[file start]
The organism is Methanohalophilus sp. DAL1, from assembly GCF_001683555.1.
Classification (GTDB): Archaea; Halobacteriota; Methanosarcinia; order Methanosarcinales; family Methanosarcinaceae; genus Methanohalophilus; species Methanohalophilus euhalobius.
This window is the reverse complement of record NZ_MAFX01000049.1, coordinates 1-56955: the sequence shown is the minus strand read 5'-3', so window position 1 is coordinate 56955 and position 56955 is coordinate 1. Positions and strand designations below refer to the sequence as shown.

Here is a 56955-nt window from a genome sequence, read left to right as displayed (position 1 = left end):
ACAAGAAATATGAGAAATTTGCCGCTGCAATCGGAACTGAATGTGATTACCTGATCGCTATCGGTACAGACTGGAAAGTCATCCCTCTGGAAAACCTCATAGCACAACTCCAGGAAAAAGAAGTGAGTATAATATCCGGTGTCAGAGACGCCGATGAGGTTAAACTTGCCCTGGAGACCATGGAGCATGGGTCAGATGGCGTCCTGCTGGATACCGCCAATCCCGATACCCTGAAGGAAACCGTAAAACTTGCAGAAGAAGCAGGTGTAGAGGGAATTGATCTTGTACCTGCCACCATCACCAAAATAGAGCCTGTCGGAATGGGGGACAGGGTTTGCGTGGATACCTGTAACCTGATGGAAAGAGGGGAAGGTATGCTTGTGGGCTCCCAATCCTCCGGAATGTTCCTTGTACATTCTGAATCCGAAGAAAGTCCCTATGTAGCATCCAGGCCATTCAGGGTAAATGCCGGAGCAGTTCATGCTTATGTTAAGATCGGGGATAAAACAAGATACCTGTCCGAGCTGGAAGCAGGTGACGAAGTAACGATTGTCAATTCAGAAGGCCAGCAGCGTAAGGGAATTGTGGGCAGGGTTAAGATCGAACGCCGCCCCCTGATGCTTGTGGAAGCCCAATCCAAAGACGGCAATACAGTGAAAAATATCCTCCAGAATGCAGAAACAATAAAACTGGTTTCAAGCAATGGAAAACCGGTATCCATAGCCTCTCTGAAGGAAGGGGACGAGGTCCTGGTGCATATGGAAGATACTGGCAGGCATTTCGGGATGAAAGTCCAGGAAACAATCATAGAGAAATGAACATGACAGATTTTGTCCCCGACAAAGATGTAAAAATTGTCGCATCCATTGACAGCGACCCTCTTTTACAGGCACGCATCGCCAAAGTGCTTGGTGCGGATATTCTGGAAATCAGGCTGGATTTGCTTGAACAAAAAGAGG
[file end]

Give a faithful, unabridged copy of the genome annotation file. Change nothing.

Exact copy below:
The organism is Methanohalophilus sp. DAL1, from assembly GCF_001683555.1.
Classification (GTDB): Archaea; Halobacteriota; Methanosarcinia; order Methanosarcinales; family Methanosarcinaceae; genus Methanohalophilus; species Methanohalophilus euhalobius.
This window is the reverse complement of record NZ_MAFX01000049.1, coordinates 1-56955: the sequence shown is the minus strand read 5'-3', so window position 1 is coordinate 56955 and position 56955 is coordinate 1. Positions and strand designations below refer to the sequence as shown.

Here is a 56955-nt window from a genome sequence, read left to right as displayed (position 1 = left end):
ACAAGAAATATGAGAAATTTGCCGCTGCAATCGGAACTGAATGTGATTACCTGATCGCTATCGGTACAGACTGGAAAGTCATCCCTCTGGAAAACCTCATAGCACAACTCCAGGAAAAAGAAGTGAGTATAATATCCGGTGTCAGAGACGCCGATGAGGTTAAACTTGCCCTGGAGACCATGGAGCATGGGTCAGATGGCGTCCTGCTGGATACCGCCAATCCCGATACCCTGAAGGAAACCGTAAAACTTGCAGAAGAAGCAGGTGTAGAGGGAATTGATCTTGTACCTGCCACCATCACCAAAATAGAGCCTGTCGGAATGGGGGACAGGGTTTGCGTGGATACCTGTAACCTGATGGAAAGAGGGGAAGGTATGCTTGTGGGCTCCCAATCCTCCGGAATGTTCCTTGTACATTCTGAATCCGAAGAAAGTCCCTATGTAGCATCCAGGCCATTCAGGGTAAATGCCGGAGCAGTTCATGCTTATGTTAAGATCGGGGATAAAACAAGATACCTGTCCGAGCTGGAAGCAGGTGACGAAGTAACGATTGTCAATTCAGAAGGCCAGCAGCGTAAGGGAATTGTGGGCAGGGTTAAGATCGAACGCCGCCCCCTGATGCTTGTGGAAGCCCAATCCAAAGACGGCAATACAGTGAAAAATATCCTCCAGAATGCAGAAACAATAAAACTGGTTTCAAGCAATGGAAAACCGGTATCCATAGCCTCTCTGAAGGAAGGGGACGAGGTCCTGGTGCATATGGAAGATACTGGCAGGCATTTCGGGATGAAAGTCCAGGAAACAATCATAGAGAAATGAACATGACAGATTTTGTCCCCGACAAAGATGTAAAAATTGTCGCATCCATTGACAGCGACCCTCTTTTACAGGCACGCATCGCCAAAGTGCTTGGTGCGGATATTCTGGAAATCAGGCTGGATTTGCTTGAACAAAAAGAGG